T-5. Mitch Marner, Toronto (6 points)

T-5. William Nylander, Toronto (6 points)

The NHL featured an unbelievable rookie class in 2016-17. Standouts such as Matthew Tkachuk would win our award some years but couldn’t even crack the top five. Matthews gradually distanced himself from Laine, becoming the first teenager to score 40 goals since Rick Nash in 2003-04.

Also receiving votes: Matthew Tkachuk

BOB PROBERT AWARD (Toughest player)

1. Dustin Byfuglien, Winnipeg (16 points)

2. Mark Borowiecki, Ottawa (13 points)

3. Wayne Simmonds, Philadelphia (12 points)

4. Zdeno Chara, Boston (9 points)

5. Ryan Reaves, St. Louis (7 points)

Byfuglien is listed at 260 pounds, making him the NHL’s second-heaviest player. A hit from him is a collision with a minivan. He erases people. Some of the players who received votes don’t fall under the typical “tough” definition but are warriors in their own ways. Kris Russell blocks more shots than anyone. Crosby takes more physical punishment than anyone.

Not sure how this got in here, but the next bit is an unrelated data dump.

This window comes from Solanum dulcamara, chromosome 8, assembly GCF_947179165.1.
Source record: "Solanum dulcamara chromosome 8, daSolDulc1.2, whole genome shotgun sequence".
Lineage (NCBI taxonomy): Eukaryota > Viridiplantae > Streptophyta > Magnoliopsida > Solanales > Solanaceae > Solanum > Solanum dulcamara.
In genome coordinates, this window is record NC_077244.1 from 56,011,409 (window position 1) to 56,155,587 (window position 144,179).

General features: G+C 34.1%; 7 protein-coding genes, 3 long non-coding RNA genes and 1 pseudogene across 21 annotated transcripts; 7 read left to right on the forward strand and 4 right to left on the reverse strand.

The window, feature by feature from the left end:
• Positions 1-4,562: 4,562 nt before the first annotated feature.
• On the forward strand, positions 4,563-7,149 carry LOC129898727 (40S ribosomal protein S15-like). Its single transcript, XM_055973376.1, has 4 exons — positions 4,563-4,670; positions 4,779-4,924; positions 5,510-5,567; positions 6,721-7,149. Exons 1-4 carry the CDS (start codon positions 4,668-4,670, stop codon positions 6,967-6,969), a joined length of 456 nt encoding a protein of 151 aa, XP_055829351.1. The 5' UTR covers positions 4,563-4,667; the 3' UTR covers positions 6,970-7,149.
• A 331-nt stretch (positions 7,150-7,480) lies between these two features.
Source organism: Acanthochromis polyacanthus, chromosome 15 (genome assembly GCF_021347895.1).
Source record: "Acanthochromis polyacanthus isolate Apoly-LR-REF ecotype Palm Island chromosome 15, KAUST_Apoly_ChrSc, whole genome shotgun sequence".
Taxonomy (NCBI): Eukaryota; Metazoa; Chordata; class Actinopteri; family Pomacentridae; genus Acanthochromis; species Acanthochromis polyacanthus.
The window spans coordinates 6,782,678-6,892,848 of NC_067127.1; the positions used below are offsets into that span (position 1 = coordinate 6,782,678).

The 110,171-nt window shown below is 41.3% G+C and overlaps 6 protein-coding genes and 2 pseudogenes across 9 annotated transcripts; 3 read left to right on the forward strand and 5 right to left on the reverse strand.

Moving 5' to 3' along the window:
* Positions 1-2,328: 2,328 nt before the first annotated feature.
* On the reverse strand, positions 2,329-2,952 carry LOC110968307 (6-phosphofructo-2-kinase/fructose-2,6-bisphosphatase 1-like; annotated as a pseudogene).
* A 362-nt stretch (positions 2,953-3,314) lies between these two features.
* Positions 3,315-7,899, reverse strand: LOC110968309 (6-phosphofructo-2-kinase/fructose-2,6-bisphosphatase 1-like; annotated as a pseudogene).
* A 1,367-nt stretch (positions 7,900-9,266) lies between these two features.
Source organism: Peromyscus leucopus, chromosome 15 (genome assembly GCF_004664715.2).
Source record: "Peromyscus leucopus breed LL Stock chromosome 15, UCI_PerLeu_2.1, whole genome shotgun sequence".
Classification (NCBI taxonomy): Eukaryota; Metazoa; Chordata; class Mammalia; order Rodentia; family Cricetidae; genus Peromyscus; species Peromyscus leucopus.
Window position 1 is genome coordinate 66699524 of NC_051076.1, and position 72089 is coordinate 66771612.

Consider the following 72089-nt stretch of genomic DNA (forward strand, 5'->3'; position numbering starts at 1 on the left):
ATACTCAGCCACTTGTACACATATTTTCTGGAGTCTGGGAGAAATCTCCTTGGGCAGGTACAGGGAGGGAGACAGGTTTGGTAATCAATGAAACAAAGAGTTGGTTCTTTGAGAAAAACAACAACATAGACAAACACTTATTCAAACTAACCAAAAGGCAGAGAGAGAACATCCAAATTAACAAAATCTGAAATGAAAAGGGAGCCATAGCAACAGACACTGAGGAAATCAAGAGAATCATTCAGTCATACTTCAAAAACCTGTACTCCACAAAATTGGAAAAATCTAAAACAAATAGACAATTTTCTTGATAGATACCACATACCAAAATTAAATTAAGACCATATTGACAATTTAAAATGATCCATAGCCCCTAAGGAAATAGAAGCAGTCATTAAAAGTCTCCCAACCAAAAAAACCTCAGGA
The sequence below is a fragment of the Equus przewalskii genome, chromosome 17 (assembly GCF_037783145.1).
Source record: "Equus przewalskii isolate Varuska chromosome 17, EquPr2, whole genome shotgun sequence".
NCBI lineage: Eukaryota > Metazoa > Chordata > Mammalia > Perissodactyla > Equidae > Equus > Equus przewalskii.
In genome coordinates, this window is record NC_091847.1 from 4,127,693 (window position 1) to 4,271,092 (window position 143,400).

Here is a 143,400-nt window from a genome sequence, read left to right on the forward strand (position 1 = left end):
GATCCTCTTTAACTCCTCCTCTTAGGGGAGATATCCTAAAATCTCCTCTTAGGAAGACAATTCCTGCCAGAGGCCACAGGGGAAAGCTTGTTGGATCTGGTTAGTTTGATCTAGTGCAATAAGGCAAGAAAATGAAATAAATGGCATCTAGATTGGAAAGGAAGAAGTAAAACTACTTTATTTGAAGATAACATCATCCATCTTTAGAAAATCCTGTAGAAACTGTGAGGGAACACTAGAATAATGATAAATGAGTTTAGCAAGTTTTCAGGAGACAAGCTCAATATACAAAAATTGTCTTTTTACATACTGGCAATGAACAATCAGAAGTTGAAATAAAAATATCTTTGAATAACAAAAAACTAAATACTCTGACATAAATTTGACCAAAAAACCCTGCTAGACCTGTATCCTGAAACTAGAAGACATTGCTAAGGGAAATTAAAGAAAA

Also receiving votes: Cody McLeod, Matt Martin, Marcus Foligno, Luke Schenn, Radko Gudas, Tom Wilson, Jared Boll, Milan Lucic, Shea Weber, Jamie Benn, Adam Larsson, Kris Russell, Ryan Getzlaf, T.J. Oshie, Patric Hornqvist, Jarome Iginla, Ryan Kesler, Sidney Crosby


1. Mike Babcock, Toronto (34 points)

2. John Tortorella, Columbus (27 points)

3. Guy Boucher, Ottawa (17 points)

4. Todd McLellan, Edmonton (13 points)

5. Bruce Boudreau, Minnesota (10 points)

The Leafs made the playoffs despite giving seven rookies prominent season-long roles. They are blessed with great young talent, but it takes a special coach to harvest it so well and so quickly. Babcock has Toronto way ahead of schedule.

Also receiving votes: Mike Sullivan, Glen Gulutzan, Peter Laviolette, Bill Peters, Barry Trotz


1. David Poile, Nashville (31 points)

2. Jim Rutherford, Pittsburgh (16 points)

3. Brian MacLellan, Washington (14 points)

4. Peter Chiarelli, Edmonton (11 points)

5. Lou Lamoriello, Toronto (9 points)

The Preds' success has Poile’s fingerprints all over it. Filip Forsberg, P.K. Subban and Ryan Johansen were all acquired via wily trades. Nashville’s other pillars, Pekka Rinne, Roman Josi and Mattias Ekholm, were draft-day steals, more Poile wizardry.

Also receiving votes: Chuck Fletcher, Jarmo Kekalainen, Steve Yzerman, Pierre Dorion, Doug Armstrong, Stan Bowman, Ron Francis, Brad Treliving, Jeff Gorton, Ray Shero